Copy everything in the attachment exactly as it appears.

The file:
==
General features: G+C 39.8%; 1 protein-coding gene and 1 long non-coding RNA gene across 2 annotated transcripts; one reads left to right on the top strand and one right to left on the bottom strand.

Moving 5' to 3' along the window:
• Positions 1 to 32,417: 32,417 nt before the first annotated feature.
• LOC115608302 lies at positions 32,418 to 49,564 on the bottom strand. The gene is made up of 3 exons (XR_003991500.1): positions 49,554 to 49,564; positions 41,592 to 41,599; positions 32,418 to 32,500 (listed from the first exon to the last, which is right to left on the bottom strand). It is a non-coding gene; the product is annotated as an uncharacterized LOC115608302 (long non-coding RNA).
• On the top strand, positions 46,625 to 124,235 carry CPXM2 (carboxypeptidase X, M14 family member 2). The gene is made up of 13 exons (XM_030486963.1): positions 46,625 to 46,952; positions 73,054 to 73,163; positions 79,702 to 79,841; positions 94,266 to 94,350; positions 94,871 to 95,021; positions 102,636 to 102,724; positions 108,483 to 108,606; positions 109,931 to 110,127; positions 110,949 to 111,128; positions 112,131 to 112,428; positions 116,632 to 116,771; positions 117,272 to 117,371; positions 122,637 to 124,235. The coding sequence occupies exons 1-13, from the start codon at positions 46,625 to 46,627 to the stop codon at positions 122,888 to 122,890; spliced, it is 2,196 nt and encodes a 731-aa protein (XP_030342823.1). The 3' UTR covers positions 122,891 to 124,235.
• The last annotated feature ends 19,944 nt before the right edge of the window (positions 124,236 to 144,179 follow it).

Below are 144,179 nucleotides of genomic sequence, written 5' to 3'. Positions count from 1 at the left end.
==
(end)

General features: G+C 39.8%; 1 protein-coding gene and 1 long non-coding RNA gene across 2 annotated transcripts; one reads left to right on the top strand and one right to left on the bottom strand.

Moving 5' to 3' along the window:
• Positions 1 to 32,417: 32,417 nt before the first annotated feature.
• LOC115608302 lies at positions 32,418 to 49,564 on the bottom strand. The gene is made up of 3 exons (XR_003991500.1): positions 49,554 to 49,564; positions 41,592 to 41,599; positions 32,418 to 32,500 (listed from the first exon to the last, which is right to left on the bottom strand). It is a non-coding gene; the product is annotated as an uncharacterized LOC115608302 (long non-coding RNA).
• On the top strand, positions 46,625 to 124,235 carry CPXM2 (carboxypeptidase X, M14 family member 2). The gene is made up of 13 exons (XM_030486963.1): positions 46,625 to 46,952; positions 73,054 to 73,163; positions 79,702 to 79,841; positions 94,266 to 94,350; positions 94,871 to 95,021; positions 102,636 to 102,724; positions 108,483 to 108,606; positions 109,931 to 110,127; positions 110,949 to 111,128; positions 112,131 to 112,428; positions 116,632 to 116,771; positions 117,272 to 117,371; positions 122,637 to 124,235. The coding sequence occupies exons 1-13, from the start codon at positions 46,625 to 46,627 to the stop codon at positions 122,888 to 122,890; spliced, it is 2,196 nt and encodes a 731-aa protein (XP_030342823.1). The 3' UTR covers positions 122,891 to 124,235.
• The last annotated feature ends 19,944 nt before the right edge of the window (positions 124,236 to 144,179 follow it).

Below are 144,179 nucleotides of genomic sequence, written 5' to 3'. Positions count from 1 at the left end.